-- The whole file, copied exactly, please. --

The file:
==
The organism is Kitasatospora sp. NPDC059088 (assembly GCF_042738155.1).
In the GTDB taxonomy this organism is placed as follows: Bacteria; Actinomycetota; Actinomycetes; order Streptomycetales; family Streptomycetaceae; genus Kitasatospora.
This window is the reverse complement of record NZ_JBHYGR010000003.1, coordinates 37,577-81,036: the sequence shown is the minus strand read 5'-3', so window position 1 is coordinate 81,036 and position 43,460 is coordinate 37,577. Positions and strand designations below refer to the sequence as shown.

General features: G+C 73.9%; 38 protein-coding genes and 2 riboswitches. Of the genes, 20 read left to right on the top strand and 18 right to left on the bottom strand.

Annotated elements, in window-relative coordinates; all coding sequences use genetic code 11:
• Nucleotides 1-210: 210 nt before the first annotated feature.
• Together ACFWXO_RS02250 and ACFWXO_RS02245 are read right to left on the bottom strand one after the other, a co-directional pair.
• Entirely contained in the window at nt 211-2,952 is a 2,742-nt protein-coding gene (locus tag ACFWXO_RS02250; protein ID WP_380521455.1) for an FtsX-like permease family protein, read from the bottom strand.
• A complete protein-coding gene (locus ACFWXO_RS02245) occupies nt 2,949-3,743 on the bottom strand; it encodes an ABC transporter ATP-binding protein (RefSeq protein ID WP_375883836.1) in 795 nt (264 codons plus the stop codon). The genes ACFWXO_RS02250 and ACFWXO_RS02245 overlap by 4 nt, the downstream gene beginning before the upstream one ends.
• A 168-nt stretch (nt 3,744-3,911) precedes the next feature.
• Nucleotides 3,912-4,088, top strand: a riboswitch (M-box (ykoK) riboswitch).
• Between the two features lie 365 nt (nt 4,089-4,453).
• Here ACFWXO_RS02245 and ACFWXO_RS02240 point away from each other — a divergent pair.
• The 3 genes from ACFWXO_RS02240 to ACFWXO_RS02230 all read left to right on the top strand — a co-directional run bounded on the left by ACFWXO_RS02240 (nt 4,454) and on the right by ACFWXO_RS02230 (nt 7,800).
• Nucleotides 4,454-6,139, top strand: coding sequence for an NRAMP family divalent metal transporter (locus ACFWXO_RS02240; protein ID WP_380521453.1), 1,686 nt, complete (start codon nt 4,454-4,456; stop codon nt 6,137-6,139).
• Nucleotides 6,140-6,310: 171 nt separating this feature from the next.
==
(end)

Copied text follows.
The organism is Kitasatospora sp. NPDC059088 (assembly GCF_042738155.1).
In the GTDB taxonomy this organism is placed as follows: Bacteria; Actinomycetota; Actinomycetes; order Streptomycetales; family Streptomycetaceae; genus Kitasatospora.
This window is the reverse complement of record NZ_JBHYGR010000003.1, coordinates 37,577-81,036: the sequence shown is the minus strand read 5'-3', so window position 1 is coordinate 81,036 and position 43,460 is coordinate 37,577. Positions and strand designations below refer to the sequence as shown.

General features: G+C 73.9%; 38 protein-coding genes and 2 riboswitches. Of the genes, 20 read left to right on the top strand and 18 right to left on the bottom strand.

Annotated elements, in window-relative coordinates; all coding sequences use genetic code 11:
• Nucleotides 1-210: 210 nt before the first annotated feature.
• Together ACFWXO_RS02250 and ACFWXO_RS02245 are read right to left on the bottom strand one after the other, a co-directional pair.
• Entirely contained in the window at nt 211-2,952 is a 2,742-nt protein-coding gene (locus tag ACFWXO_RS02250; protein ID WP_380521455.1) for an FtsX-like permease family protein, read from the bottom strand.
• A complete protein-coding gene (locus ACFWXO_RS02245) occupies nt 2,949-3,743 on the bottom strand; it encodes an ABC transporter ATP-binding protein (RefSeq protein ID WP_375883836.1) in 795 nt (264 codons plus the stop codon). The genes ACFWXO_RS02250 and ACFWXO_RS02245 overlap by 4 nt, the downstream gene beginning before the upstream one ends.
• A 168-nt stretch (nt 3,744-3,911) precedes the next feature.
• Nucleotides 3,912-4,088, top strand: a riboswitch (M-box (ykoK) riboswitch).
• Between the two features lie 365 nt (nt 4,089-4,453).
• Here ACFWXO_RS02245 and ACFWXO_RS02240 point away from each other — a divergent pair.
• The 3 genes from ACFWXO_RS02240 to ACFWXO_RS02230 all read left to right on the top strand — a co-directional run bounded on the left by ACFWXO_RS02240 (nt 4,454) and on the right by ACFWXO_RS02230 (nt 7,800).
• Nucleotides 4,454-6,139, top strand: coding sequence for an NRAMP family divalent metal transporter (locus ACFWXO_RS02240; protein ID WP_380521453.1), 1,686 nt, complete (start codon nt 4,454-4,456; stop codon nt 6,137-6,139).
• Nucleotides 6,140-6,310: 171 nt separating this feature from the next.